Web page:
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United States Department of Agriculture

Agricultural Research Service

If A Little Is Good, A Lot Must Be Great??
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John Finley

We have all heard the logic, perhaps even used it ourselves - if a little of something is good, then a lot more should be great. This logic pervades our culture and one of the places it is most entrenched is in our concepts of nutrition. We hear that a nutrient is important, and soon we are bombarded with advertisements urging us to buy "supplements" and "nutritional additives" containing the nutrient. The inference is always the same: Nutrient "X" helps your body fight cancer, so if you consume copious amounts of "X" everyday, you will ward off the dreaded disease. But is this true? Common sense casts doubt on this logic - if you put 10 gallons of gas in your Yugo and it runs well, does it run like a Ferrari if you put in 100 gallons? No, if you attempt to put in 100 gallons, 90 go down the storm drain, and you still have a Yugo.

You may have heard a taped message in which an "expert" explains the function of mineral nutrients and claims that if only we consumed more minerals we would fight off almost all of the diseases and health problems that now kill us, and we just might live to be 200! So, with the availability of cheap nutritional supplements, the choice is clear. Save $40 a month and prepare for cancer, heart attacks and bone loss, or buy supplements and enjoy 110 extra years of bingo. Put like that, who wouldn’t choose the bingo?

Most nutritionists agree that too little of a nutrient may be harmful. But if you are not deficient (analogous to your Yugo being out of gas), does consumption of excess nutrient benefit you? That is, if you add gas after the "Full" line, can you make your Yugo run like a Ferrari? Or does your body send the excess nutrients, and the money to purchase them, down the sewer? Usually, the sewer wins. An example comes from research on a nutrient called beta-carotene.

Increased fruit and vegetable consumption is associated with decreased risk of cancer, and many scientists believed beta-carotene in the fruits and vegetables was the magic anti-cancer ingredient. So beta-carotene sales soared, and many people warded off dreaded cancers by popping a beta-carotene pill. But did they? A controlled study with Finnish smokers found that beta-carotene supplementation actually slightly increased the risk of lung cancer!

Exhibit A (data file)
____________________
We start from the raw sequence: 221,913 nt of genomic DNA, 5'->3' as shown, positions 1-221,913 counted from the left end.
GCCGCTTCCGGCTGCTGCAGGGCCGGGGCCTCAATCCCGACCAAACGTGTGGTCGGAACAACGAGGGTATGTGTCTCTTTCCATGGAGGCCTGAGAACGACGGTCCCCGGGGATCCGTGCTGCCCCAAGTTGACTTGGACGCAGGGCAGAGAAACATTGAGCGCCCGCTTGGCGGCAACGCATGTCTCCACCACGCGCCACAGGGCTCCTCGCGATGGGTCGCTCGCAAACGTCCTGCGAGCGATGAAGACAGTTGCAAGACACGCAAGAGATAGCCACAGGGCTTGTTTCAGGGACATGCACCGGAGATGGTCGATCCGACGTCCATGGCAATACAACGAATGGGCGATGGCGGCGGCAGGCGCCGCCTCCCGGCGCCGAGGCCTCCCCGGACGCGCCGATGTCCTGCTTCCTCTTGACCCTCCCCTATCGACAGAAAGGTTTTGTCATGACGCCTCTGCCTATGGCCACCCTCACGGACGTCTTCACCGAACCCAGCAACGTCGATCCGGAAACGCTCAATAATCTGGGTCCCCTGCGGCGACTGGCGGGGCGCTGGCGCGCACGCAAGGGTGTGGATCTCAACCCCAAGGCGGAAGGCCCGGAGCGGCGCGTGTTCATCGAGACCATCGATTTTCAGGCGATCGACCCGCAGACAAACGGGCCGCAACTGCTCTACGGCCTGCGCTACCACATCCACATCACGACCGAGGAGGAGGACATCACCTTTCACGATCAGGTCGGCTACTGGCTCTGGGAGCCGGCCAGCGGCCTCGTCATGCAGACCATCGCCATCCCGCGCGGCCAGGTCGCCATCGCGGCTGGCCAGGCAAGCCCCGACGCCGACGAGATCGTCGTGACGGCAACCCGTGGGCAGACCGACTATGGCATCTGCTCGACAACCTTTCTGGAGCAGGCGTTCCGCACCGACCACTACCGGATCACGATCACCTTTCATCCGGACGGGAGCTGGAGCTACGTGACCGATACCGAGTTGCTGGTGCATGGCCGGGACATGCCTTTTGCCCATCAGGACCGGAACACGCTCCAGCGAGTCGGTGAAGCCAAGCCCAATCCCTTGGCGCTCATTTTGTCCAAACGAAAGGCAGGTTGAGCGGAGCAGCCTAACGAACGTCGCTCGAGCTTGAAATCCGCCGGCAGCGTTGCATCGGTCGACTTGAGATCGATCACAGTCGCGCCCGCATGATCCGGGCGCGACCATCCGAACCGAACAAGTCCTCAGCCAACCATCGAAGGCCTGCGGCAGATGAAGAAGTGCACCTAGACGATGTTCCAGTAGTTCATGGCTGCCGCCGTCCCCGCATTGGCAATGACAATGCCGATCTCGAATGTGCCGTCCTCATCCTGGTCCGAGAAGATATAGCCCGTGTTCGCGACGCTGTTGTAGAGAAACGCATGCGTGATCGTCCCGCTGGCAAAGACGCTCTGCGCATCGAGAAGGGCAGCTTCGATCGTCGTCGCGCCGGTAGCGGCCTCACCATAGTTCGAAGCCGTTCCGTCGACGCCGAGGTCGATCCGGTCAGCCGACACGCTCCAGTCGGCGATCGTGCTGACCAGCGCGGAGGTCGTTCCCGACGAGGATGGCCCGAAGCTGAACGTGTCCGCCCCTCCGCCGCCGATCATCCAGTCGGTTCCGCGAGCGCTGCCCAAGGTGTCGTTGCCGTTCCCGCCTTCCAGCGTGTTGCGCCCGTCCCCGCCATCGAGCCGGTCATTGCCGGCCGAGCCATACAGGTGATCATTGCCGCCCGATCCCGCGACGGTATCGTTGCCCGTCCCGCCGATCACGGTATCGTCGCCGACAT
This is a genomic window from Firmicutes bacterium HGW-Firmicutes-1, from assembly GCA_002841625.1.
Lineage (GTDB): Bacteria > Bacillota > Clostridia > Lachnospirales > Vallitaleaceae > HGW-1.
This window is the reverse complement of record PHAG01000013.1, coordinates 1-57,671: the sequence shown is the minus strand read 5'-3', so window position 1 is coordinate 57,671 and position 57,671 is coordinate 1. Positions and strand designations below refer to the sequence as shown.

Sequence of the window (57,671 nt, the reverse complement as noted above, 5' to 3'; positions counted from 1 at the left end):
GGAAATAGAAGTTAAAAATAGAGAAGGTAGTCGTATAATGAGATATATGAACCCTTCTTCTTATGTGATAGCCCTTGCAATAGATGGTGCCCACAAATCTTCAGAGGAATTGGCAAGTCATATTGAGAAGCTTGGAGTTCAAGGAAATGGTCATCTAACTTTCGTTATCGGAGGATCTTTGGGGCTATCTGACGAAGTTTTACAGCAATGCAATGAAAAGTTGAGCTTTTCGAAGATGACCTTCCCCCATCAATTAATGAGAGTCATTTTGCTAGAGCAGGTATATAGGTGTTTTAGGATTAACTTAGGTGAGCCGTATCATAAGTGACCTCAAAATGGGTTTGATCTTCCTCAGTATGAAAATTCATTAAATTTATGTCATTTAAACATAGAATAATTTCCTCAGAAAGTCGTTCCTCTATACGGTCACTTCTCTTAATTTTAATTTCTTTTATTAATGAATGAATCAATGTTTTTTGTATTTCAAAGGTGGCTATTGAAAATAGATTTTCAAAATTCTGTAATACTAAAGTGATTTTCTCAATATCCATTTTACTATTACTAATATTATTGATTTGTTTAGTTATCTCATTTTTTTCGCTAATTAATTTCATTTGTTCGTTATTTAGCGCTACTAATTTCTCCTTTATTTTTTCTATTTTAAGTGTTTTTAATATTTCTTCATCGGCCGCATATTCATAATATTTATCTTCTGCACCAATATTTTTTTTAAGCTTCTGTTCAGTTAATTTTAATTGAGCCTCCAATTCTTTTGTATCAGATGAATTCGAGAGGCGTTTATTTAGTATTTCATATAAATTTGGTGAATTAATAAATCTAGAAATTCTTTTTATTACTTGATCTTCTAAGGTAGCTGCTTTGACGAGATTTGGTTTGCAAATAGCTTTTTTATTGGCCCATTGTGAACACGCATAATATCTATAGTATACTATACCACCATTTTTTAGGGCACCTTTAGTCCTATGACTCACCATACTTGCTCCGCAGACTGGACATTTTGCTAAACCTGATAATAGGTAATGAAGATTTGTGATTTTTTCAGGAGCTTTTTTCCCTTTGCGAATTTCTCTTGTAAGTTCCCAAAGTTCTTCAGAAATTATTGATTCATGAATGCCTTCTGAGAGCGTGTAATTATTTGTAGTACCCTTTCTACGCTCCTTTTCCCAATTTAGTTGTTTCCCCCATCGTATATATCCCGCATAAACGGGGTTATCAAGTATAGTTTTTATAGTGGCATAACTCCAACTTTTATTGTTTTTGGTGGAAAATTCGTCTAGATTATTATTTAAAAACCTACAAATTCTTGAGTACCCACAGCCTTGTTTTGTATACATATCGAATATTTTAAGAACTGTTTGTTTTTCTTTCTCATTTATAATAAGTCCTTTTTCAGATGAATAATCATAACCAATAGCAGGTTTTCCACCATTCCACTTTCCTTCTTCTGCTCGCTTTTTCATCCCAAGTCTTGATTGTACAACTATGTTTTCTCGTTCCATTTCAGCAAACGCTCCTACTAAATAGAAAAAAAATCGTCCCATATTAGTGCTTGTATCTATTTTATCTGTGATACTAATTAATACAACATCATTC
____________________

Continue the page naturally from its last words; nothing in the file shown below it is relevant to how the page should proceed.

However, some say that a nutrient called selenium (Se) contradicts our argument. The Recommended Dietary Allowance (RDA) for Se is 70 micrograms (mcg)/day for adult men, but recent studies at the Grand Forks Human Nutrition Research Center found that consumption of up to three times (or 210 mcg) the RDA for Se resulted in less anxiety, depression and confusion and a more energetic feeling. A more dramatic example is from a study that gave 1,312 volunteers in the Southeastern U.S. a placebo or 200 mcg of supplemental Se daily for ten years. Selenium did not protect against skin cancer, but lung, colorectal and prostate cancer was reduced an astounding 42%!

So does this mean that we should all rush out and start taking Se supplements? Definitely not! First, Se is very toxic, and only a narrow margin separates safe and adequate intakes and toxic intakes; people in the U.S. have died from toxicity but not deficiency. The above studies were carefully controlled to prevent Se toxicity. Moreover, these are preliminary results for small groups in specific areas, and the same results may not be obtained with different subjects or in different areas. But they do raise the possibility that the current RDA for Se may be too low, and more research needs to be conducted. So, in the case of Se, maybe our Yugo didn’t run better when overfilled - maybe the gas gauge just wasn’t calibrated correctly.

These examples show that nutritional supplementation is complex, and there are no magic elixirs. The best advice is from the American Dietetic Association which states: "... the best nutritional strategy ... is to obtain adequate nutrients from a wide variety of foods....supplementation is appropriate when...scientific evidence shows safety and effectiveness."

So, regardless of what the spokespeople for nutritional supplements tell you, popping a supplement once a day won’t give your Yugo an overhead cam drive, and probably won’t prolong your life. For that, eat more fruits and vegetables, exercise more, and go to Cancun on the money you saved.


Last Modified: 4/4/2007
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